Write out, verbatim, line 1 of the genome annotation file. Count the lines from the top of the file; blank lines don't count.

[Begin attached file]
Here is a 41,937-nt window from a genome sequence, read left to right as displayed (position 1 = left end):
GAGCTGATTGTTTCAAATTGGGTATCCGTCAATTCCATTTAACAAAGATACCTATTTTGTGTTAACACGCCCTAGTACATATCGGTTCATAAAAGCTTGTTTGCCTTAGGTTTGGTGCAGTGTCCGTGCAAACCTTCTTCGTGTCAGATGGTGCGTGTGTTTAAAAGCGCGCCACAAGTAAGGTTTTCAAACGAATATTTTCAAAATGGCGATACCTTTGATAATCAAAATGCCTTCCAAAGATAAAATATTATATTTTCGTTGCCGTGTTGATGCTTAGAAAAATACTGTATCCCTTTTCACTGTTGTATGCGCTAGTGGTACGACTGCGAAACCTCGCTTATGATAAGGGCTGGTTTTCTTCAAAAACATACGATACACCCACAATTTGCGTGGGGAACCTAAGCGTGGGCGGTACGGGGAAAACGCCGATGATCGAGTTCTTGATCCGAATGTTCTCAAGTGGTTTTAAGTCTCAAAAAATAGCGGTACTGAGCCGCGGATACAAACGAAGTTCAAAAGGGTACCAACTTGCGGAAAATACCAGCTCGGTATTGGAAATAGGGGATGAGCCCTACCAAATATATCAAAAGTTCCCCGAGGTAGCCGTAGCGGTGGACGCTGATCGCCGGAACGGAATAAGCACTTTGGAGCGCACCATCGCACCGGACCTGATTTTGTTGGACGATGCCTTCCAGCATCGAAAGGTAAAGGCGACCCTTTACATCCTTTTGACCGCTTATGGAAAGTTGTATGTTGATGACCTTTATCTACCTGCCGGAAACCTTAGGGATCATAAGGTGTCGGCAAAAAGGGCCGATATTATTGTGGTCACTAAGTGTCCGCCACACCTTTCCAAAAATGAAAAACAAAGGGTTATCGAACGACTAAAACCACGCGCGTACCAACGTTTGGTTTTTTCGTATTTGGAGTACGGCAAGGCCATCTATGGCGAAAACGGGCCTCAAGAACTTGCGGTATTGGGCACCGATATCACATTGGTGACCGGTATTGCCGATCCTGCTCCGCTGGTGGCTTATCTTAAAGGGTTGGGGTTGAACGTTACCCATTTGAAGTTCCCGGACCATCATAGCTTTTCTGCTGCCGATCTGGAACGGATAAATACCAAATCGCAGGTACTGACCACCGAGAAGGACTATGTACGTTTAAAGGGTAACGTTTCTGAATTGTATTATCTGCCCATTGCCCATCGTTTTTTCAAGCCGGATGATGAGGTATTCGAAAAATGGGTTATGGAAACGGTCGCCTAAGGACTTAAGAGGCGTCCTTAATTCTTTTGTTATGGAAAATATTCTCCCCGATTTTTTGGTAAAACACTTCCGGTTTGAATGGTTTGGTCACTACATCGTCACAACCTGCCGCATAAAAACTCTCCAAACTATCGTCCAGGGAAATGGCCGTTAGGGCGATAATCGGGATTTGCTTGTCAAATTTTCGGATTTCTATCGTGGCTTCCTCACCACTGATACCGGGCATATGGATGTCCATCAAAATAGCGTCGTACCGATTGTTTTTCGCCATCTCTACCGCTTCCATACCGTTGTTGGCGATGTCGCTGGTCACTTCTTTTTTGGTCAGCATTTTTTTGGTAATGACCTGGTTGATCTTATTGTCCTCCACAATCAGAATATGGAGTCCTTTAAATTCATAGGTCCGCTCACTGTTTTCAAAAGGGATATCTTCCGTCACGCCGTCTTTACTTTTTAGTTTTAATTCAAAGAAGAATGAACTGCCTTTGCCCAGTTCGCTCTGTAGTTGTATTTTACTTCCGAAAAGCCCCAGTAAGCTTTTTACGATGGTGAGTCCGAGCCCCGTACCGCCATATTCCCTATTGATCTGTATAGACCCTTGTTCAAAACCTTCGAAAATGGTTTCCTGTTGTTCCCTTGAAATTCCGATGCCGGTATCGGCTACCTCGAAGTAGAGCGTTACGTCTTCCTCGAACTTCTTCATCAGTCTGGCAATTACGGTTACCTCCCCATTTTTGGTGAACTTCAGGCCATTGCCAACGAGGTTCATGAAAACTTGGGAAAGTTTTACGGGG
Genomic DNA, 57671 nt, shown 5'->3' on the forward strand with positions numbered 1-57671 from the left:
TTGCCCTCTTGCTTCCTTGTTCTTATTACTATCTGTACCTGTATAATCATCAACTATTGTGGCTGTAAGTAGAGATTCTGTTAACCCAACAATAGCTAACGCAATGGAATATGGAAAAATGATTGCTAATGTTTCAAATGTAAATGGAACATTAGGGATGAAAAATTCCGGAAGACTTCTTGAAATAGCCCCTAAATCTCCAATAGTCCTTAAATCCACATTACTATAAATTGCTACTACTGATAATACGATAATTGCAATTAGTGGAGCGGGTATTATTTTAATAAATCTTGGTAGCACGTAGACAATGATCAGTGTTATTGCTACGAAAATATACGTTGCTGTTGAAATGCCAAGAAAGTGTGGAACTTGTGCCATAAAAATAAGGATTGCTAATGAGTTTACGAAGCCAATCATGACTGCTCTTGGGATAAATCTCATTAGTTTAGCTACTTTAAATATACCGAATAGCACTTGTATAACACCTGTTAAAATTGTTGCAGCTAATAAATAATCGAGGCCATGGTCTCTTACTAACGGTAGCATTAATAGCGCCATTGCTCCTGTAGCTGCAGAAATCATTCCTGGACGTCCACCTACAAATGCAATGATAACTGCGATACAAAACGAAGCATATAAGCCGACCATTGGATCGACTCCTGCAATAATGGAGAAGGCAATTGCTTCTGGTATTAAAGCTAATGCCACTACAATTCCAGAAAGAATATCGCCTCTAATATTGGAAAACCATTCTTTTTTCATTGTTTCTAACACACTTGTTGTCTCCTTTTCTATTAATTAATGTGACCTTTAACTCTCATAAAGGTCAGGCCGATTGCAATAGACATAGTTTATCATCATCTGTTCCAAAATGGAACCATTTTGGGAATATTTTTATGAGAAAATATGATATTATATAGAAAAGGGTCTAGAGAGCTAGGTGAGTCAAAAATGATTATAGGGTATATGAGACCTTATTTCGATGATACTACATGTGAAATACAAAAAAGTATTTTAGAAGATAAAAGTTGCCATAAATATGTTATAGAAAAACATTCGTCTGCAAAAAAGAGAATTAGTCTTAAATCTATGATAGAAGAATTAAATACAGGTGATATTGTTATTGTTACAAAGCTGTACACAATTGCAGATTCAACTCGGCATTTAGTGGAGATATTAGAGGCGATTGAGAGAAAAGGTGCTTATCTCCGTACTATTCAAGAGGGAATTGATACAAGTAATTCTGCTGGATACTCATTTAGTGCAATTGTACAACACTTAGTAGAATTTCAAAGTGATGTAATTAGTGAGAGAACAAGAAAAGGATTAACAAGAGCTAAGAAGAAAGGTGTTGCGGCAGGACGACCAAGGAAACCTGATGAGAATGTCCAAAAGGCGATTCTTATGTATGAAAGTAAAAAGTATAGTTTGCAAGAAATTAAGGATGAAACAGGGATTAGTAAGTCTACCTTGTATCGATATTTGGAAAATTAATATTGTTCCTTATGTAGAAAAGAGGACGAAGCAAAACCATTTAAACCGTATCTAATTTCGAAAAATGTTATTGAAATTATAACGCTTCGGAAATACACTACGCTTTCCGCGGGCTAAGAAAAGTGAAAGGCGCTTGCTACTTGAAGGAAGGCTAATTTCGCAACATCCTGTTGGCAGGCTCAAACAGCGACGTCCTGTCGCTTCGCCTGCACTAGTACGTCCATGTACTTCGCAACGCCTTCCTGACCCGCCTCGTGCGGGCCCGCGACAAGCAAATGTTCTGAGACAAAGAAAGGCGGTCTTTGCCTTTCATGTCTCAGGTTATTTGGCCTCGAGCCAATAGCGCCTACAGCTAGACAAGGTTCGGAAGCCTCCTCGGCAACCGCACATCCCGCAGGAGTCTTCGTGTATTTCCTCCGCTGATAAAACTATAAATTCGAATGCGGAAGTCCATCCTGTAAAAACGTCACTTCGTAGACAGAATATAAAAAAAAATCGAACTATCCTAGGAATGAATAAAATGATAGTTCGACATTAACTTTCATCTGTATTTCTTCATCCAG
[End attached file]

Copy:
Here is a 41,937-nt window from a genome sequence, read left to right as displayed (position 1 = left end):